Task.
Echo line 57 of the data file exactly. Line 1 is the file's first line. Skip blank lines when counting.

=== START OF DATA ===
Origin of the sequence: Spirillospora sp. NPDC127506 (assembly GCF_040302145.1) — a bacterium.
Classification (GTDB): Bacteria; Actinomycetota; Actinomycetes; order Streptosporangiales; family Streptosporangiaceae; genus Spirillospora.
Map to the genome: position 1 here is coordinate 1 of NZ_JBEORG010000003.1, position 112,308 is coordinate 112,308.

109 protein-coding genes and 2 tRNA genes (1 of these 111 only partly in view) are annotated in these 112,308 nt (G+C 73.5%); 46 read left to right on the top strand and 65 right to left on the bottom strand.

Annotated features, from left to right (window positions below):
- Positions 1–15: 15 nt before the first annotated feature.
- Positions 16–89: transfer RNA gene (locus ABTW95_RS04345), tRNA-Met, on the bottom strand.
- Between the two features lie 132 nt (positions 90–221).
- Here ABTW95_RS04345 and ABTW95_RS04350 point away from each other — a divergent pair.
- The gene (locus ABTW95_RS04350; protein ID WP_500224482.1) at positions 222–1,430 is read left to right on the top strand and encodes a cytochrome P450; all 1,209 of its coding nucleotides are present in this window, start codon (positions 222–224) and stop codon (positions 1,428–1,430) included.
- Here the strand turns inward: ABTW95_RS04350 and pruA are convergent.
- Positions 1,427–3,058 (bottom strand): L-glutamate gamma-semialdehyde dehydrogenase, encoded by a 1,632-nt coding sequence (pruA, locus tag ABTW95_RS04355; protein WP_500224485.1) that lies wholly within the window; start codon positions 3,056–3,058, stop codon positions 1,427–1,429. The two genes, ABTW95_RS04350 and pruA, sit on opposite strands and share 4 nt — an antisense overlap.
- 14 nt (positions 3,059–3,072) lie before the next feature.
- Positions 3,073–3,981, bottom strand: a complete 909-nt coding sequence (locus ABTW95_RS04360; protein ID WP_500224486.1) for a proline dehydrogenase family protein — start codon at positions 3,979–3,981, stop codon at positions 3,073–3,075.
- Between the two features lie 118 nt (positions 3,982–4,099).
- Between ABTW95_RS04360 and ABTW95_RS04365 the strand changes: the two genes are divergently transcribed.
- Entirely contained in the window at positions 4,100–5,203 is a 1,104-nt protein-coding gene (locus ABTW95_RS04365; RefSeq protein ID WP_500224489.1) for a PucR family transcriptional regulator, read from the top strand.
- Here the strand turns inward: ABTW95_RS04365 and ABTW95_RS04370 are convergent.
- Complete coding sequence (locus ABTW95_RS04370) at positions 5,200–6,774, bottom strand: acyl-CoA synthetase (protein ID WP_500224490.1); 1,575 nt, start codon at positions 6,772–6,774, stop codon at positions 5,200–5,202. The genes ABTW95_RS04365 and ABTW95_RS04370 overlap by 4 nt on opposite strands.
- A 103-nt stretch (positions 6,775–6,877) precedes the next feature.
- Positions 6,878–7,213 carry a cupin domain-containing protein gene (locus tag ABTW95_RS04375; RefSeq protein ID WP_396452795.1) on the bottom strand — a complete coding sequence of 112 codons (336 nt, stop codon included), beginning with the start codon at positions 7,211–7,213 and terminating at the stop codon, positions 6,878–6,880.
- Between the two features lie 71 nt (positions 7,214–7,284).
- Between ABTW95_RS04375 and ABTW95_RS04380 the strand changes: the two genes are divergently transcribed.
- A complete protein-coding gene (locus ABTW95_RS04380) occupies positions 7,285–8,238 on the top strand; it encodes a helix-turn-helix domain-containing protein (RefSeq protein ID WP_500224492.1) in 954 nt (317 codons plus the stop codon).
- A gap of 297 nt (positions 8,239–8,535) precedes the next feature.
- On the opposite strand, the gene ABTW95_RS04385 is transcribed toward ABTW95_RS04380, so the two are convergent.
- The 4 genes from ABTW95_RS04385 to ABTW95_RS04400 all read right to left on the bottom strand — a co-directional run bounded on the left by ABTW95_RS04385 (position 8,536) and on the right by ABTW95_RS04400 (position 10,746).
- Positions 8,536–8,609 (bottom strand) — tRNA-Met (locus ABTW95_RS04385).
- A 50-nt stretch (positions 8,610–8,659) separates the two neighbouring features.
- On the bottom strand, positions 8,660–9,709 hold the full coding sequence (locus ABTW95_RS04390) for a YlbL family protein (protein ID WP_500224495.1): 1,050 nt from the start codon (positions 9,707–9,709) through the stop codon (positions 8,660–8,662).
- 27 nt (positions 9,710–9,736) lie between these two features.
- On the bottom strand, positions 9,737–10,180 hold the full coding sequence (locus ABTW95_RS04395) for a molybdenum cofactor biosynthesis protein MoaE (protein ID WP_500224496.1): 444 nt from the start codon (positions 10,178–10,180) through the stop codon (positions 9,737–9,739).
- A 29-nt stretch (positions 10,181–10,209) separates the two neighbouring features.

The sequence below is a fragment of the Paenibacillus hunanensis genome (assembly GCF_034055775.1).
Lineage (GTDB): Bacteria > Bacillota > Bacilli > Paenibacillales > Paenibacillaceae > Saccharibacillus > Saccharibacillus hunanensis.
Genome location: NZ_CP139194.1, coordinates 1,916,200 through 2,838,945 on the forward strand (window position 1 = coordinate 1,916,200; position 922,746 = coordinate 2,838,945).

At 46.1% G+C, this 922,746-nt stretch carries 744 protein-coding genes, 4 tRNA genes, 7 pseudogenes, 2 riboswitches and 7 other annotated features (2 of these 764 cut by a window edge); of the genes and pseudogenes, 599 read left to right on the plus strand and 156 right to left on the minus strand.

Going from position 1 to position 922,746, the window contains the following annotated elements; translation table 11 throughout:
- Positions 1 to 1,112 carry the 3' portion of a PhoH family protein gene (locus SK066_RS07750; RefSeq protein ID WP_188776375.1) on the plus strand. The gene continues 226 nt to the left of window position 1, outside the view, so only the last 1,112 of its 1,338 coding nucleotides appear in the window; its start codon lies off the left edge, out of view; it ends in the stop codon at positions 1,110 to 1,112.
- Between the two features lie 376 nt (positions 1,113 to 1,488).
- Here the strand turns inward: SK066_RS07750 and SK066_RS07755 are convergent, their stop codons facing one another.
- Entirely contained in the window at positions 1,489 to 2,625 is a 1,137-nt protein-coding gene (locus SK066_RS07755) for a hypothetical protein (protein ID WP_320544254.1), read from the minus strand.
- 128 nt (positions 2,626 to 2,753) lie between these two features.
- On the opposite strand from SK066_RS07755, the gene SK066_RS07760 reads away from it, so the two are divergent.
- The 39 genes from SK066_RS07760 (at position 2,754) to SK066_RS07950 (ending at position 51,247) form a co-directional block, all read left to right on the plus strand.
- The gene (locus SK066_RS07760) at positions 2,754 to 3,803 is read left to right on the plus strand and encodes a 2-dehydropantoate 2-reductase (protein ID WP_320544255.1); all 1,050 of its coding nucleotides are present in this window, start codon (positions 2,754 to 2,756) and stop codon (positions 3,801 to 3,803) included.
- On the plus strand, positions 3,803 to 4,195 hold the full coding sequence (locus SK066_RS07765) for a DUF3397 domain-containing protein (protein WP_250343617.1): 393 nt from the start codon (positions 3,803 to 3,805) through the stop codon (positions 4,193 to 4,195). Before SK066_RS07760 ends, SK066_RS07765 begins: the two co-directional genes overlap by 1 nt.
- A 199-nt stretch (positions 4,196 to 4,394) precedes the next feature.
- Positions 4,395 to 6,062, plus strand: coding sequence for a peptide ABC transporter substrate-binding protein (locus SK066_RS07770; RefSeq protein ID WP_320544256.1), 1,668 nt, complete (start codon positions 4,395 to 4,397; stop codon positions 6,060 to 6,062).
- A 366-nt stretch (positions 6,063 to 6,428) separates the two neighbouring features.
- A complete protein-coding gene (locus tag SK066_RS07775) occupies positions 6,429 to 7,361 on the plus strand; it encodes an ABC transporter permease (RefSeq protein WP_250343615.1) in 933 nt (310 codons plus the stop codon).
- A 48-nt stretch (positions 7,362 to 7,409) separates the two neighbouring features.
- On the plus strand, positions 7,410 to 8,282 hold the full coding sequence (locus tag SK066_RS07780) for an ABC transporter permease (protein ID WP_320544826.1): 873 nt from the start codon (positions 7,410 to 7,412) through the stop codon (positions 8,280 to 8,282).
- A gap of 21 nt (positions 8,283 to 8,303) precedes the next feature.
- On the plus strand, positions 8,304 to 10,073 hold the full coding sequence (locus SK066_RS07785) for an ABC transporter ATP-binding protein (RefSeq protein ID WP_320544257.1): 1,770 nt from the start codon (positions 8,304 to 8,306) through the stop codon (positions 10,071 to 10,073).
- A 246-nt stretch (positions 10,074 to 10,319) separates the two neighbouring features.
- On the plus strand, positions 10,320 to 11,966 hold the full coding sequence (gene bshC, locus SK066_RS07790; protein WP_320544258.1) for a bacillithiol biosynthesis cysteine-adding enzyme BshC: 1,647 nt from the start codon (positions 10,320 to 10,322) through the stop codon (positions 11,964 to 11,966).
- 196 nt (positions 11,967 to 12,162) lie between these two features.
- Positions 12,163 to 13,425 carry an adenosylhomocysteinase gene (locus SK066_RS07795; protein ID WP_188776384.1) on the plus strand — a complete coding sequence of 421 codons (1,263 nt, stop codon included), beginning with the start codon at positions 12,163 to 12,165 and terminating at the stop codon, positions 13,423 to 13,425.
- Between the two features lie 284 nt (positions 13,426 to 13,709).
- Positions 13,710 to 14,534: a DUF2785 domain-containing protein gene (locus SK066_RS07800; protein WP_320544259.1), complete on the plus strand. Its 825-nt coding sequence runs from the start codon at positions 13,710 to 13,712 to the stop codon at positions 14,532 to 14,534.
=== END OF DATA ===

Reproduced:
- On the plus strand, positions 10,320 to 11,966 hold the full coding sequence (gene bshC, locus SK066_RS07790; protein WP_320544258.1) for a bacillithiol biosynthesis cysteine-adding enzyme BshC: 1,647 nt from the start codon (positions 10,320 to 10,322) through the stop codon (positions 11,964 to 11,966).